"Soy ... Drácula!" It's an injustice that the Spanish-language version of Bram Stoker's deathless novel — shot concurrently with the Tod Browning/Bela Lugosi adaptation on the same sets — is so little known. The pace is swifter, the camerawork more fluid, and the sybaritic Lupita Tovar so compelling that this film can hold its own against any version extant. LACMA's Tuesday Matinees series will screen Drácula in a recently restored, subtitled DCP. LACMA, 5905 Wilshire Blvd., Mid-Wilshire; Tue., Oct. 10, 1 p.m.; $4. (323) 857-6000, lacma.org. —Nathaniel Bell
The truly dedicated will need to attend more than four shows per day to see all of the 44 performances over the 10 days of the fifth edition of the Los Angeles Exchange (LAX) Festival. Just concentrating on the promising passel of dance events from a raft of mostly contemporary dance artists should provide a deep taste of the fest's cutting-edge flavors. The fest features performances at three venues, including Szalt Dance Co. performing Marshmallow Sea at Bootleg Theater (Oct. 6-8) and Tamara Cubas + Teatro Línea de Sombra at L.A. Theater Center (Oct. 12-15), but tonight through Friday, check out Milka Djordjevich at Bob Baker Marionette Theater. The UCLA-educated dancer, who went on to get her MFA at Sarah Lawrence, performs Anthem, a piece that questions modern dance's conventions by embracing theatricality. For the fest's full lineup visit performancepractice.la/festival. Bob Baker Marionette Theater, 1345 W. First St., Echo Park; Wed.-Thu., Oct. 11-12, 8 p.m.; Fri., Oct. 13, 9 p.m.; $20. performancepractice.la/portfolio/anthem2/. —Ann Haskins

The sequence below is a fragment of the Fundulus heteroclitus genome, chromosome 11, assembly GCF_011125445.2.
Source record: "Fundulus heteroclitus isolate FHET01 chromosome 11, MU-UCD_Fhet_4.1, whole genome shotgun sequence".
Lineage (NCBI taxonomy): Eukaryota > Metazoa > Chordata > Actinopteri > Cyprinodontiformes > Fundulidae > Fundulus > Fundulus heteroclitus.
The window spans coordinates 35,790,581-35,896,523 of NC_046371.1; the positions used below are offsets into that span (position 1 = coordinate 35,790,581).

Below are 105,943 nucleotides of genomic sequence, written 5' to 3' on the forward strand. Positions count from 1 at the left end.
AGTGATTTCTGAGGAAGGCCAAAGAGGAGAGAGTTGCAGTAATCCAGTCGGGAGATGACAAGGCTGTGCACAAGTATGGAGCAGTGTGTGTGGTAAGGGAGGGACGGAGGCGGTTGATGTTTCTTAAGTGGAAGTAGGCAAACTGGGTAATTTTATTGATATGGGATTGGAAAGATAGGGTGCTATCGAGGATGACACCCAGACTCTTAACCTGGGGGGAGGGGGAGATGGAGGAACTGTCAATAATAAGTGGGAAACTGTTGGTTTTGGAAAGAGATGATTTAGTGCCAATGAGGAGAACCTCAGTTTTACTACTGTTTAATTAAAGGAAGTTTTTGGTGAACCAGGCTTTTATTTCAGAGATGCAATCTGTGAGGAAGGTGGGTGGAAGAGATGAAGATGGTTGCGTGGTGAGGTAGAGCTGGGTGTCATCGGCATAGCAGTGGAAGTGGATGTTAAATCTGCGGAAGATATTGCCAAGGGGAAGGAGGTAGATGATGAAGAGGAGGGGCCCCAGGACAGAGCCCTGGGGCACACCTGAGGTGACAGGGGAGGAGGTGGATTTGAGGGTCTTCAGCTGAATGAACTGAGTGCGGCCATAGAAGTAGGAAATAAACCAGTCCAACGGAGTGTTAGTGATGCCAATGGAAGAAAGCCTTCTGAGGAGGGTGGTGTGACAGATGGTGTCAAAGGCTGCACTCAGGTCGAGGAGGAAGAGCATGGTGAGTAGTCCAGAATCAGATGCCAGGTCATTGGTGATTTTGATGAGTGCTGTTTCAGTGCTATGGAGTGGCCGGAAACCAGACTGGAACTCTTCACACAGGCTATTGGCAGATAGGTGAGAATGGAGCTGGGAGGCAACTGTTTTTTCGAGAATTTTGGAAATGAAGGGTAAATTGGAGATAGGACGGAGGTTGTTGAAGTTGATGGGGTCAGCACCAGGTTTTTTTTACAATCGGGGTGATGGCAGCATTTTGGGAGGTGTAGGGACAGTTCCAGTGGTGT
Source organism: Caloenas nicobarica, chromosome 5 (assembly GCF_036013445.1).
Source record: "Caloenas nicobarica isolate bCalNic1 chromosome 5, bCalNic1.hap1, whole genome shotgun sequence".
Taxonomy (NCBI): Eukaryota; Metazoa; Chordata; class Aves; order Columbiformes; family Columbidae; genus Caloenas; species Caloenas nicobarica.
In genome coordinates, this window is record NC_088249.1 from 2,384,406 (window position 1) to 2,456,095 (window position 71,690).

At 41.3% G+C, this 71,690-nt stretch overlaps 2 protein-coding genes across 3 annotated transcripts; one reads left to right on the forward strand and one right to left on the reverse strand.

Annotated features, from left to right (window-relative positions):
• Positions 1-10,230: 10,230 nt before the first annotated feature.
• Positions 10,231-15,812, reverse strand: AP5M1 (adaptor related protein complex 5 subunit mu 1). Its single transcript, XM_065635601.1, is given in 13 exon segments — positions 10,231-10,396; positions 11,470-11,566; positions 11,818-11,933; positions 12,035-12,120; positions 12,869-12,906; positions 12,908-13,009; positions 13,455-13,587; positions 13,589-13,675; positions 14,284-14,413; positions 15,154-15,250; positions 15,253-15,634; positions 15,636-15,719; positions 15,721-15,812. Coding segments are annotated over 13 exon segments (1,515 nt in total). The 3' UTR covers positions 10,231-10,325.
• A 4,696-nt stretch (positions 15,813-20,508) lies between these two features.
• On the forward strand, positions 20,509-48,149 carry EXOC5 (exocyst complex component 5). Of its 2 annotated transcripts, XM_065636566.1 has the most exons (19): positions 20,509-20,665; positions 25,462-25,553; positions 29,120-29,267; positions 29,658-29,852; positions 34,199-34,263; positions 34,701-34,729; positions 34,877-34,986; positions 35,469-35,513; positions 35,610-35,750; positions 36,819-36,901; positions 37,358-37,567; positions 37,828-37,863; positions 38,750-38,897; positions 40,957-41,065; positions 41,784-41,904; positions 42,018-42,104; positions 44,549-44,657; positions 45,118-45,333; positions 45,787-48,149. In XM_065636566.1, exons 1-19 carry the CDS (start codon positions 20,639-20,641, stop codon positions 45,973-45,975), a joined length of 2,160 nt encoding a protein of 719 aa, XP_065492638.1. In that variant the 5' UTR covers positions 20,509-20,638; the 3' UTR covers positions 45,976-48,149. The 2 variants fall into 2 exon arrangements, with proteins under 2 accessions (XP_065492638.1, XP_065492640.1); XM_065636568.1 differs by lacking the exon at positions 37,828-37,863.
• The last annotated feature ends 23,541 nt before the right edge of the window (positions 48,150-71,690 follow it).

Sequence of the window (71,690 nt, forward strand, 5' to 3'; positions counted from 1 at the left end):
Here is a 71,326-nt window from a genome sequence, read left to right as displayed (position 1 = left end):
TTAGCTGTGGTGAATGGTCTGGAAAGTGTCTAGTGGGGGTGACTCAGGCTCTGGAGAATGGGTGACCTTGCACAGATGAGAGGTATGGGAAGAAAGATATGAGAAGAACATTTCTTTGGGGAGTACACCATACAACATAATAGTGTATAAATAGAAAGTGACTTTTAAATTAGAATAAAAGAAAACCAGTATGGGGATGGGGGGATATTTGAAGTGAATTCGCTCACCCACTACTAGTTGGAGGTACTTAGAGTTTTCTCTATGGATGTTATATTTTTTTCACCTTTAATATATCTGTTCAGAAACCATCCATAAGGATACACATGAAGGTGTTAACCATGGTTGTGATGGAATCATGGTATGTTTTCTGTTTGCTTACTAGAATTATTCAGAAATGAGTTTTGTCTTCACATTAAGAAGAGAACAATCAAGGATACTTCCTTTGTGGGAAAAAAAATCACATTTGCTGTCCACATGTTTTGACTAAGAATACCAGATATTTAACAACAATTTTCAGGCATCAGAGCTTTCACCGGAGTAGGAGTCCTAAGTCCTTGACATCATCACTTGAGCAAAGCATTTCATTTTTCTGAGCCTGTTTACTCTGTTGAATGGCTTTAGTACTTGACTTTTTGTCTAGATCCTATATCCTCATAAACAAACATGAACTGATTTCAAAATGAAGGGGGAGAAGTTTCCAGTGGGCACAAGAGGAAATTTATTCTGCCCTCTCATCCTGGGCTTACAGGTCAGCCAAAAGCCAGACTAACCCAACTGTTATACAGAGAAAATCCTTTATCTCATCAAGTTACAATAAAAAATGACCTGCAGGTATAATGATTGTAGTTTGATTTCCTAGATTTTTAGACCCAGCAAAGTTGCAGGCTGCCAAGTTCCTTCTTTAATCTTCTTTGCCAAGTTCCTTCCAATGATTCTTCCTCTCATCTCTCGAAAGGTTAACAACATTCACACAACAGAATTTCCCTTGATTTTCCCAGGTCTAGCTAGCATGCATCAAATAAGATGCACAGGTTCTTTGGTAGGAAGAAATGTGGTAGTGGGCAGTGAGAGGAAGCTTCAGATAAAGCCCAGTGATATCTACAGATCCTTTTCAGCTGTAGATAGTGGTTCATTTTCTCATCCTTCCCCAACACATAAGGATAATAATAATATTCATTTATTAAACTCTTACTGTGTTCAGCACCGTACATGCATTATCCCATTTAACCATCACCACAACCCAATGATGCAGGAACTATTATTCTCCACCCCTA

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Staid astronomers and hippie songwriters alike have long recognized that we are all composed of bits of ancient stardust. In composer Paola Prestini and librettist Royce Vavrek's operatic science-fiction fantasy, The Hubble Cantata, the universe itself is the backdrop for an intergalactic love story as an astrophysicist (baritone Nathan Gunn) searches through the cosmos for his wife (soprano Jessica Rivera). Images from the Hubble Space Telescope deepen Prestini's reverential and contemplative, if formally mannered, melodies before the multimedia spectacle culminates with Eliza McNitt's immersive virtual-reality film Fistful of Stars. Astrophysicist Mario Livio, who narrates the film, will have a preshow discussion with Griffith Observatory curator Laura Danly. Ford Theatres, 2580 Cahuenga Blvd. E., Hollywood Hills; Wed., Oct. 11, 8 p.m.; $65-$105. (323) 461-3673, fordtheatres.org. —Falling James
High school can be a nightmare and few want to relive it, so Max Olesker and Ivan Gonzalez do it for you in Max & Ivan: The Reunion. The British comedy duo's credits include SXSW, Edinburgh Fringe and Melbourne International Comedy Festival. The two also starred in a BBC Radio 4 detective sitcom called The Casebook of Max and Ivan and a Channel 4 series of shorts called The Reunion. In the latter, Olesker (playing Tom, a down-and-out cater-waiter) and Gonzalez (playing hopeless Brian, who's allergic to everything) catch up at their 10-year high school reunion, where they mingle with past friends, including old flames, bullies, drunk teachers and a kid whose name no one remembers. In tonight's stage version, the comedians take on all 100-plus characters in just under an hour. UCB Sunset, 5419 W. Sunset Blvd., East Hollywood; Thu., Oct. 12, 8:30 p.m.; $7. (323) 908-8702, sunset.ucbtheatre.com. —Siran Babayan
CSUN's Buster Keaton retrospective continues with two of the silent clown's most charming features. First on the list is College, in which the Great Stone Face plays an Ivy League nerd determined to impress the girl of his dreams by becoming an athlete. In Steamboat Bill Jr., he's the gawky son of a tough-as-nails riverboat captain whose mettle is tested aboard his dad's paddle steamer. In one of silent cinema's greatest set pieces, Keaton does battle with a cyclone ripping through the local town. Leaning into the mighty wind, he becomes an icon of resilience in the face of life's vicissitudes. CSUN, 18111 Nordhoff St., Northridge; Thu., Oct. 12, 7 p.m.; free. (818) 677-1200, csun.edu. —Nathaniel Bell